Austrian wine is gru-vee
Local musical artist Gary Seiler wrote a poetic song about San Diego after Labor Day, which includes the refrain: “Beaches are empty, yeah. It’s good to be back home!” He sings of vanishing tourists and how special our home is this time of year, including its having the best weather of the season.
Weather is a natural flavor to partner with wine. If that is a difficult concept to grasp, think of a steaming cup of hot chocolate on the back porch after a long day of skiing in Mammoth. Now picture yourself with that same cup of cocoa at La Jolla Cove in September.
Warm sunshine and chardonnay? Save that one for someone else. Gruner veltliner, Austria’s native and most important grape, offers a crisp change of pace that pairs perfectly with San Diego’s warm foray in to fall.
Let’s start with simplifying the name. Officially, it’s pronounced “GREWH-ner FEHLT-lee-ner.” Certainly a mouthful, and one wine professionals are making user-friendly by either shortening to the initials G.V. or calling it by its nickname “gru-vee,” the latter certainly describing how this wine is being accepted across the country.
“When I pour it at the wine bar, people usually end up buying it,” said Bill Boyer of The Wine Loft in Carlsbad on the increased awareness and popularity of the varietal.
Since the 1980s, Austrian vineyard managers have been experimenting with lower yields and therefore higher ripeness levels. The results were richly flavored wines while still retaining balanced acidity levels. These changes in the vineyard have led to the proliferation of gru-vee exports across the globe.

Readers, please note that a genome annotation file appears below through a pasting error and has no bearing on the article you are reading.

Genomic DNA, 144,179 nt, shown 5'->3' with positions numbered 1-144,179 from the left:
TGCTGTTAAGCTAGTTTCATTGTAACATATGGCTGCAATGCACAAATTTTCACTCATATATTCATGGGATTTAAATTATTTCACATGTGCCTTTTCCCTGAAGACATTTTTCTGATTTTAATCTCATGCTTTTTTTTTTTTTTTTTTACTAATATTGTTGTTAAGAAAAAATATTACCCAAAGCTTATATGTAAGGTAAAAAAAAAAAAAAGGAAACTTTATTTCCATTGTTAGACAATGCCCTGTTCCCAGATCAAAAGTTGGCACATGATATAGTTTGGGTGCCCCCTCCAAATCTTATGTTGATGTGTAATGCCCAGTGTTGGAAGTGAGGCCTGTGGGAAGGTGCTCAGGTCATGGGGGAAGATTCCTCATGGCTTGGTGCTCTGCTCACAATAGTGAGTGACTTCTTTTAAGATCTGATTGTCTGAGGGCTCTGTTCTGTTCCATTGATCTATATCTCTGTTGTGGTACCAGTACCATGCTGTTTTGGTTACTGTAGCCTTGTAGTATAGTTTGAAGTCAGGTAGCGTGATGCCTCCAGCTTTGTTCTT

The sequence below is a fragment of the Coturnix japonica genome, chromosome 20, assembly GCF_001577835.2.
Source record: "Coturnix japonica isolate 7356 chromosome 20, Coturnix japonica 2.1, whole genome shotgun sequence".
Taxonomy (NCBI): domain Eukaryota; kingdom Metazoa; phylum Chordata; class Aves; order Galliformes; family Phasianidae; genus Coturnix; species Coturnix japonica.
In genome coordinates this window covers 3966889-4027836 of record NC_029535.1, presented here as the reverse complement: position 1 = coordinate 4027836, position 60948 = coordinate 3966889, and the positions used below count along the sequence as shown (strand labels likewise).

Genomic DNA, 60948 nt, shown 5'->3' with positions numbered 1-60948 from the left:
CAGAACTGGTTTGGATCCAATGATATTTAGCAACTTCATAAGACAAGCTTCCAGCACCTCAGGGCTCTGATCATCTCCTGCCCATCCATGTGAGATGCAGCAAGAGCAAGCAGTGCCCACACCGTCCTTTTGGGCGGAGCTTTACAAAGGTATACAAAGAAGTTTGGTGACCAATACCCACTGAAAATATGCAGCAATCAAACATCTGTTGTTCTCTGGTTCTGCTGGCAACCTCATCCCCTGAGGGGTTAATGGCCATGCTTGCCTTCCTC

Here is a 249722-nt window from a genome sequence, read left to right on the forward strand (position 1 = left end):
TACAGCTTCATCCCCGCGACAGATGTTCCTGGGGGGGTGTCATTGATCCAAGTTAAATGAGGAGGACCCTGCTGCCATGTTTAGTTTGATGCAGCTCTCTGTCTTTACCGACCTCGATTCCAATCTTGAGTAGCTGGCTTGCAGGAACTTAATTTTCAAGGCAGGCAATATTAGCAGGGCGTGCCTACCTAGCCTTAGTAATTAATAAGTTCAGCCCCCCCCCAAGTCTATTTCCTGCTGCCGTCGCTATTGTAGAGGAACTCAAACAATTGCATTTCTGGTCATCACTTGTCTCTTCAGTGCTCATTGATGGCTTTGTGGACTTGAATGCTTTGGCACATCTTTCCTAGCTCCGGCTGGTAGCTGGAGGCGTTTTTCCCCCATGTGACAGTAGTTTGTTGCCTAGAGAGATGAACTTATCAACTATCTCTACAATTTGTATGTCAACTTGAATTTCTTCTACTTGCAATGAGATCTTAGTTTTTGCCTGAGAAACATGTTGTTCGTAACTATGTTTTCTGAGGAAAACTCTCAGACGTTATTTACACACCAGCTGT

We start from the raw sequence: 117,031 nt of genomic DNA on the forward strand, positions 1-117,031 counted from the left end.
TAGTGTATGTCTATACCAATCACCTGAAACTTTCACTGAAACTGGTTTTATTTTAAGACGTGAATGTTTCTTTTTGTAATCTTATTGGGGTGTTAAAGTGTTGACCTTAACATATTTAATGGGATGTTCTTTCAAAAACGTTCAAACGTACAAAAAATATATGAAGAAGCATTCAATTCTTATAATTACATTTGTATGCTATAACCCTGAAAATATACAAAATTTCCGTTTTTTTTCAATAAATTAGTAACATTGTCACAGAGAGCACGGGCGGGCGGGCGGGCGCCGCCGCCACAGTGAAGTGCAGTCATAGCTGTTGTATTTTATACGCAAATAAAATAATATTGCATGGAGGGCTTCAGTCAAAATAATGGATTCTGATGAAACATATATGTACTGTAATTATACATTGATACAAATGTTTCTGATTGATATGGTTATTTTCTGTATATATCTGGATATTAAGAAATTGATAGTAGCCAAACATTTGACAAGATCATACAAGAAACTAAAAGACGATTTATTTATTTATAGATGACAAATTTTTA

On the table, gru-vee is among the most food-friendly wines available, even being a natural partner to the nearly impossible to pair asparagus and artichoke. Modern cooking’s focus on the fresh flavors of local ingredients is highlighted by the brightness of these wines.
Due to the grape’s naturally high acidity levels, these wines are among the few excellent white wine cellar candidates. Acidity acts as a preservative and allows these wines to mature for a decade or more.
Though gru-vee is made in many countries, it is best expressed in Austria, and specifically the Wachau (pronounced va-COW) region. Here the lime and grapefruit aromas marry perfectly with the varietal’s hallmark feature, white pepper.
Gru-vee tastes like it is from the same family as riesling, but without the petrol aromas and the sometimes-accompanying sweetness. The two varietals share similar weight and, for wine geeks, clarity of place, making a side-by-side tasting of different vineyards from a single vintage a pleasurable exercise.
Excellent gru-vees can be found at most any wine shop in the county for around $15, including at Carlsbad’s The Wine Loft at the wine bar, if you want to try before you buy.
Chardonnay is great, and absolutely has its place at the table, but there is no better way to chill away the late San Diego summer than kicking back with a cool glass of gru-vee and the Jimmy Buffet-like sounds of Gary Seiler.
Mark Stuart is a certified wine professional, educator, judge and columnist. Please send your story ideas or feedback to firstname.lastname@example.org.